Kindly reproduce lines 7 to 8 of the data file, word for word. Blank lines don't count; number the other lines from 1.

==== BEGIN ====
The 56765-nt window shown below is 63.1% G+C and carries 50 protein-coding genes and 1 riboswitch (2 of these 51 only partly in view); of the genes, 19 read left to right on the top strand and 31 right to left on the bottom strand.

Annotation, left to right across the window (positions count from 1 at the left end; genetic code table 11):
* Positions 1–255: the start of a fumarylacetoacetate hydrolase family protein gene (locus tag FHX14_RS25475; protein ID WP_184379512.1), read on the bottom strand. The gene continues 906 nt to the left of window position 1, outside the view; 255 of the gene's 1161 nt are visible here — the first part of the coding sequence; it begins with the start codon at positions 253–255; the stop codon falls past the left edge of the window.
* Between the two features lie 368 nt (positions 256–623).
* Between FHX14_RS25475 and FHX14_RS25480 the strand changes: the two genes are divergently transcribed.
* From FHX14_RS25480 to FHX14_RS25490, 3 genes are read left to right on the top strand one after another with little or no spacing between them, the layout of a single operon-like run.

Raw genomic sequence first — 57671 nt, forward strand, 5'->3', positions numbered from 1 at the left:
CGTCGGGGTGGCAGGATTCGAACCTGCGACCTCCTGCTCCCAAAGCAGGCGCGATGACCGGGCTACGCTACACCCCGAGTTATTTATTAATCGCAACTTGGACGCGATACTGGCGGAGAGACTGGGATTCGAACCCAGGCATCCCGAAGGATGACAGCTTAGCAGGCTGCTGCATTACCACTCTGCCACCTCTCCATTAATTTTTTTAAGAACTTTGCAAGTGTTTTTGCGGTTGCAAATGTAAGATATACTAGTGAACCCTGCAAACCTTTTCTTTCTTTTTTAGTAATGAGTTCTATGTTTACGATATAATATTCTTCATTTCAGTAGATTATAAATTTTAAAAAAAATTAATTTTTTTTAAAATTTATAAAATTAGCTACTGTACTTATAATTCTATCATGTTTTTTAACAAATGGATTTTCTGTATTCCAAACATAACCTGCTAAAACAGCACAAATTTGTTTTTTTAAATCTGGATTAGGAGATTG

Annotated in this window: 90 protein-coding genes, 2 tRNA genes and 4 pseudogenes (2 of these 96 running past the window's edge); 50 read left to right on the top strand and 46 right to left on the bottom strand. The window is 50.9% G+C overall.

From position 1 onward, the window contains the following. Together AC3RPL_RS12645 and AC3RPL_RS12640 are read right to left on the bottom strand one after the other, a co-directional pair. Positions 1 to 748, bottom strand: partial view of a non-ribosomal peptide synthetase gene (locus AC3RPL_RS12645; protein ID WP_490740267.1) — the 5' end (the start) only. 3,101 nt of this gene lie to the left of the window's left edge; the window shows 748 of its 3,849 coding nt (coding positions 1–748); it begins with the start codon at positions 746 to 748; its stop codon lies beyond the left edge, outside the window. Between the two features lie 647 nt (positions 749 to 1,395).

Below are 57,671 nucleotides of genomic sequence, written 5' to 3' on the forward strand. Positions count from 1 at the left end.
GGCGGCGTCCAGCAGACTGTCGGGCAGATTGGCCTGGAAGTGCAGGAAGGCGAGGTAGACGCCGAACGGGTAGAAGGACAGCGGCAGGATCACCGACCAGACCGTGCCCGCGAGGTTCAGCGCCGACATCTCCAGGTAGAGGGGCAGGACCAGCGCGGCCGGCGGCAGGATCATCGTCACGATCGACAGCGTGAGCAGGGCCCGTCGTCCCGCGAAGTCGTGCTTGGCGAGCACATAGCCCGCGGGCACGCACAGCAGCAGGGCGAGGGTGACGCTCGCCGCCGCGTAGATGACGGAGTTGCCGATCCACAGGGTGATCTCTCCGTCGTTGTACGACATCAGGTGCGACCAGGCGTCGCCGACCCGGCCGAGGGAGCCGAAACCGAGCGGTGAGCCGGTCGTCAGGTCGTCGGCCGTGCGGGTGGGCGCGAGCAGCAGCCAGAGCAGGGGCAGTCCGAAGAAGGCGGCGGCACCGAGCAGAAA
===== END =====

Raw genomic sequence first — 57671 nt, forward strand, 5'->3', positions numbered from 1 at the left:
CGTCGGGGTGGCAGGATTCGAACCTGCGACCTCCTGCTCCCAAAGCAGGCGCGATGACCGGGCTACGCTACACCCCGAGTTATTTATTAATCGCAACTTGGACGCGATACTGGCGGAGAGACTGGGATTCGAACCCAGGCATCCCGAAGGATGACAGCTTAGCAGGCTGCTGCATTACCACTCTGCCACCTCTCCATTAATTTTTTTAAGAACTTTGCAAGTGTTTTTGCGGTTGCAAATGTAAGATATACTAGTGAACCCTGCAAACCTTTTCTTTCTTTTTTAGTAATGAGTTCTATGTTTACGATATAATATTCTTCATTTCAGTAGATTATAAATTTTAAAAAAAATTAATTTTTTTTAAAATTTATAAAATTAGCTACTGTACTTATAATTCTATCATGTTTTTTAACAAATGGATTTTCTGTATTCCAAACATAACCTGCTAAAACAGCACAAATTTGTTTTTTTAAATCTGGATTAGGAGATTG